A new, self- described “scrappy young company” called Opera Manhattan put on a triple-cast “La Boheme”

A new, self- described “scrappy young company” called Opera Manhattan put on a triple-cast “La Boheme”

with a contemporary slant in one of Off-Off-Broadway’s black box Roy Arias Studios. Heard November 20, it was an affecting performance due to producer Elspeth Davis’s ingenious use of a tiny space and a game young cast. The look was “bohemian” as in East Village hipster, but Davis wisely avoided the current clich√© of having an impoverished Rodolfo (Edgar Jaramillo) on a laptop; only the charmingly grasping Musetta of Kristina Semos could afford a cell phone. Schaunard (Robert Maril) and Colline (company co-founder Bryce Smith) were played as an openly affectionate gay couple, which made perfect sense in this context. Somehow, despite their penury, these handsome guys did not lack for access to good haircutters and product.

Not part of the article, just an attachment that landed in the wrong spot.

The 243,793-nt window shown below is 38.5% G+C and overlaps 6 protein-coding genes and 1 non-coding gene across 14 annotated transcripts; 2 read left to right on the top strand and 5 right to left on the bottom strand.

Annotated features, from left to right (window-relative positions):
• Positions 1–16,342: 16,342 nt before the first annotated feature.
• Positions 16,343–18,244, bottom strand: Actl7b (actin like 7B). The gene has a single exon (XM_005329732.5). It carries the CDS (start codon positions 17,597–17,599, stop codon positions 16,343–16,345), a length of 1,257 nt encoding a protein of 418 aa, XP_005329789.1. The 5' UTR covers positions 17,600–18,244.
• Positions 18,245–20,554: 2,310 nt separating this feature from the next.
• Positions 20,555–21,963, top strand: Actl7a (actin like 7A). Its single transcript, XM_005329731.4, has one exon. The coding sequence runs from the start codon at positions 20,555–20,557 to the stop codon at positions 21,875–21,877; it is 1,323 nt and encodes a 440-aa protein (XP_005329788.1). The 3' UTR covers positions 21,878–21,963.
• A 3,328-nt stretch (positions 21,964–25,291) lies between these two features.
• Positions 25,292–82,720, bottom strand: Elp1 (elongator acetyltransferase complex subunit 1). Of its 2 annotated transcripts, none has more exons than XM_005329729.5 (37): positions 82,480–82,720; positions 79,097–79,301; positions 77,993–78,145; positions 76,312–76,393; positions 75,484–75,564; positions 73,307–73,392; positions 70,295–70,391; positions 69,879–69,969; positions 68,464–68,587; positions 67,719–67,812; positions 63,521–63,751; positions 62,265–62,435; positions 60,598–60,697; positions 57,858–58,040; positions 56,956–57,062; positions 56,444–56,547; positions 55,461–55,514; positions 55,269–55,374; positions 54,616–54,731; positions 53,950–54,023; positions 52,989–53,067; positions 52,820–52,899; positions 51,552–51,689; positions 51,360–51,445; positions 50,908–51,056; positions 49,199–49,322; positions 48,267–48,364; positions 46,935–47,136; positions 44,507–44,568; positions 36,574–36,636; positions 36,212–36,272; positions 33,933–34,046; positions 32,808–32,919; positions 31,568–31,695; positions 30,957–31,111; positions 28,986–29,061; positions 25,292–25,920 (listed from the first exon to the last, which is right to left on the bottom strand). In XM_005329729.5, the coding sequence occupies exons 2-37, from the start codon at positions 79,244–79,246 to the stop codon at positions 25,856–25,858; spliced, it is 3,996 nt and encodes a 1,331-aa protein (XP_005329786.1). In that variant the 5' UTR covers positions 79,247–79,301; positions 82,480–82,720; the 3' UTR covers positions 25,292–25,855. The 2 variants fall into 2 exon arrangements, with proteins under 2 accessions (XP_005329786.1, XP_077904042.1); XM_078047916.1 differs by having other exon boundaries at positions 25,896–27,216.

Everyone had something to offer, but the finest work came from Vaughn Lindquist, a robust-voiced yet nuanced Marcello ready for larger companies. Anna Noggle, also singing very creditably, offered an extremely detailed and moving Mimi; her big moments evoked tears. The score, under music director Lloyd Arriola (piano, prompter) and Spencer Blank (keyboard), did indeed emerge scrappy but spirited, and – unlike other mini-“Boheme” productions I’ve seen -the team shirked nothing; the chorus took enthusiastic part in the performance.

Next up for Opera Manhattan: Humperdinck’s wayward siblings, then Floyd’s “Susannah.”

David Shengold (shengold@yahoo.com) writes about opera for many venues.





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